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  38. MASS SURVEILLANCE, BEHAVIOURAL CONTROL, AND PSYCHOLOGICAL COERCION THE MORAL ETHICAL RISKS IN COMMERCIAL DEVICES.Yang Immanuel Pachankis - 2022 - In David C. Wyld & Dhinaharan Nagamalai (eds.), Computer Science and Information Technology. pp. 151-168.
    The research observed, in parallel and comparatively, a surveillance state’s use of communication & cyber networks with satellite applications for power political & realpolitik purposes, in contrast to the outer space security & legit scientific purpose driven cybernetics. The research adopted a psychoanalytic & psychosocial method of observation in the organizational behaviors of the surveillance state, and a theoretical physics, astrochemical, & cosmological feedback method in the contrast group of cybernetics. Military sociology and multilateral movements were adopted in the diagnostic (...)
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  39. Conspiracy Theories and the Conventional Wisdom Revisited.Charles Pigden - 2022 - In Olli Loukola (ed.), Secrets and Conspiracies. Rodopi.
    Conspiracy theories should be neither believed nor investigated - that is the conventional wisdom. I argue that it is sometimes permissible both to investigate and to believe. Hence this is a dispute in the ethics of belief. I defend epistemic ‘oughts’ that apply in the first instance to belief-forming strategies that are partly under our control. I argue that the policy of systematically doubting or disbelieving conspiracy theories would be both a political disaster and the epistemic equivalent of self-mutilation, since (...)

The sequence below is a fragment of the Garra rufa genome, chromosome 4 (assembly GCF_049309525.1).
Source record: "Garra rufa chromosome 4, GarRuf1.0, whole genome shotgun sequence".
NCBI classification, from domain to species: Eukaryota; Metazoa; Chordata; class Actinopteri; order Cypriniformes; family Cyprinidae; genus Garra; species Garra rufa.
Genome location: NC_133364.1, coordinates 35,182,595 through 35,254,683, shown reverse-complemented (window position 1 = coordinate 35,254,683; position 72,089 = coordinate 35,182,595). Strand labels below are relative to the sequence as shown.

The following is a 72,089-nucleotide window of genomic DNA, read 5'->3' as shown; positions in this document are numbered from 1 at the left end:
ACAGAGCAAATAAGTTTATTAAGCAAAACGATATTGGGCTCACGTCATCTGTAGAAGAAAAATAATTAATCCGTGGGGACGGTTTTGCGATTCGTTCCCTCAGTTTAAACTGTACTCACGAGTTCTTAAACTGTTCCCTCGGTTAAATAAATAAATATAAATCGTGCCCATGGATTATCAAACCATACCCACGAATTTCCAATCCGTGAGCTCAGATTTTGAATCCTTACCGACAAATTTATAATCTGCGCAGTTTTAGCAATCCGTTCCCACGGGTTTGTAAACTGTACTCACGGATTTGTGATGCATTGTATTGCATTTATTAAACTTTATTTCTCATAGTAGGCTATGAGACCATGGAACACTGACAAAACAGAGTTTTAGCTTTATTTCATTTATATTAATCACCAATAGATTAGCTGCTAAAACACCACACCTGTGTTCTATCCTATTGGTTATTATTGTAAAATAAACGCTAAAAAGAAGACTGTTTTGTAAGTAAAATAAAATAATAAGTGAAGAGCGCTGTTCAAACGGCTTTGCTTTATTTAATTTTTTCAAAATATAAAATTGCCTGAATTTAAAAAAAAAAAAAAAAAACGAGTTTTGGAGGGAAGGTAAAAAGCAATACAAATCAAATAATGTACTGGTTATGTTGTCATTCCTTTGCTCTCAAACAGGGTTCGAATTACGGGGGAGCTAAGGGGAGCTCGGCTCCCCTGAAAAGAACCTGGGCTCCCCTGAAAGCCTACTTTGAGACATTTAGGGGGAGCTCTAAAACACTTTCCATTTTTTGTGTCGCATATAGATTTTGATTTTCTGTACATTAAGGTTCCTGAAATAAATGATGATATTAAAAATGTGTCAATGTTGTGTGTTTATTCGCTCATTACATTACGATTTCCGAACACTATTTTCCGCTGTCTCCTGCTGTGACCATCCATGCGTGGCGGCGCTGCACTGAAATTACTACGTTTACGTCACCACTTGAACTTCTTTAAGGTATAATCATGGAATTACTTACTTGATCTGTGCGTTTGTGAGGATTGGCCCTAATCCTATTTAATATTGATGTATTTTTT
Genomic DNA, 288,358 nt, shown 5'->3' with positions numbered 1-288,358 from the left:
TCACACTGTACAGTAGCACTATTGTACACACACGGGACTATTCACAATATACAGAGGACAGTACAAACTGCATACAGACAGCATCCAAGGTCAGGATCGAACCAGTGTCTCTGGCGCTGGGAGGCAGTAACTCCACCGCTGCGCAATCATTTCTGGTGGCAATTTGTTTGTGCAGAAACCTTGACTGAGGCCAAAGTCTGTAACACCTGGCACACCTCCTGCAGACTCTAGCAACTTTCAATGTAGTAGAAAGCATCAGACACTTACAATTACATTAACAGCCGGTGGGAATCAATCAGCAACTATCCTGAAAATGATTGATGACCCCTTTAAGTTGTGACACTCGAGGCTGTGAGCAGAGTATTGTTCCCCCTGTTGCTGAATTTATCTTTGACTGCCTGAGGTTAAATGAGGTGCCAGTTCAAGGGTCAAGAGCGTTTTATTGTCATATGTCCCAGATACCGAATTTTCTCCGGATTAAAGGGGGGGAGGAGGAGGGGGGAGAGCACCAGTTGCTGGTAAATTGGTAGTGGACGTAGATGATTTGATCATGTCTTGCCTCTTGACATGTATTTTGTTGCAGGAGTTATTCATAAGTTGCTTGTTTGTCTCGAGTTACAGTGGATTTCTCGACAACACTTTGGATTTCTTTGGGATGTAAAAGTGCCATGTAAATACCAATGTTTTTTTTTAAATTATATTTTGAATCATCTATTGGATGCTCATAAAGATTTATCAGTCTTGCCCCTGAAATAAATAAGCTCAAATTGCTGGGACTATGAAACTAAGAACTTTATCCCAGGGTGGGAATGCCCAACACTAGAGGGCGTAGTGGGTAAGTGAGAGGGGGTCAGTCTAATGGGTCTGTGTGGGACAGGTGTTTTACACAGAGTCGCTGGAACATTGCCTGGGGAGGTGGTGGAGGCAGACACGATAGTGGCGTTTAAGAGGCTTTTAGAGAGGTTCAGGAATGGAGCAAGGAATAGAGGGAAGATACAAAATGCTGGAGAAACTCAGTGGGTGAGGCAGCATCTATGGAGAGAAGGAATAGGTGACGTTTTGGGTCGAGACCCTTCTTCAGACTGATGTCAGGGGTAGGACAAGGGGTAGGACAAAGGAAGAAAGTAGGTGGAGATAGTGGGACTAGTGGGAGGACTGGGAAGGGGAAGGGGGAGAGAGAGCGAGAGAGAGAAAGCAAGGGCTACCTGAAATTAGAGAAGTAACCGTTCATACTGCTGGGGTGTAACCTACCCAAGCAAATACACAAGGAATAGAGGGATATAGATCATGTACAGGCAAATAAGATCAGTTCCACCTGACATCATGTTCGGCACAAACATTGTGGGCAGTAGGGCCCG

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  40. Gandhi's Satya: Truth entails peace.Venkata Rayudu Posina - 2022 - In Anshuman Behera & Shailesh Nayak (eds.), Gandhi in the Twenty First Century. Singapore: pp. 189-198.
    What is Gandhi’s Satya? How does truth entail peace? Satya or truth, for Gandhi, is experiential. The experiential truth of Gandhi does not exclude epistemological, metaphysical, or moral facets of truth, but is an unequivocal acknowledgement of the subjective basis of the pursuit of objectivity. In admitting my truth, your truth, our truth, their truth, etc., Gandhi brought into clear focus the reality of I and we—the subjects (or viewpoints) of subjective experiences (views). The totality of these subjective viewpoints, along (...)
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  41. Sustainability versus Web Life Construction.Laszlo Ropolyi - 2022 - Acta Universitatis Sapientiae, Communicatio 9:15-34.
    The interpretations of sustainability are varied. In most cases, the focus is on reinterpretations and transformations of human attitudes towards the natural environment and certain (unacceptable) social practices and conditions, i.e. the task would be to shape these spheres of human existence in the interests of sustainability. However, the creation and widespread use of the Internet is fundamentally changing human life that is no longer confined to the natural and social spheres. Web life, as a third sphere of human existence (...)
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  42. Concrete Counterfactual Tests for Process Tracing: Defending an Interventionist Potential Outcomes Framework.Rosa W. Runhardt - 2022 - Sociological Methods and Research.
    This article uses the interventionist theory of causation, a counterfactual theory taken from philosophy of science, to strengthen causal analysis in process tracing research. Causal claims from process tracing are re-expressed in terms of so-called hypothetical interventions, and concrete evidential tests are proposed which are shown to corroborate process tracing claims. In particular, three steps are prescribed for an interventionist investigation, and each step in turn is shown to make the causal analysis more robust, amongst others by disambiguating causal claims (...)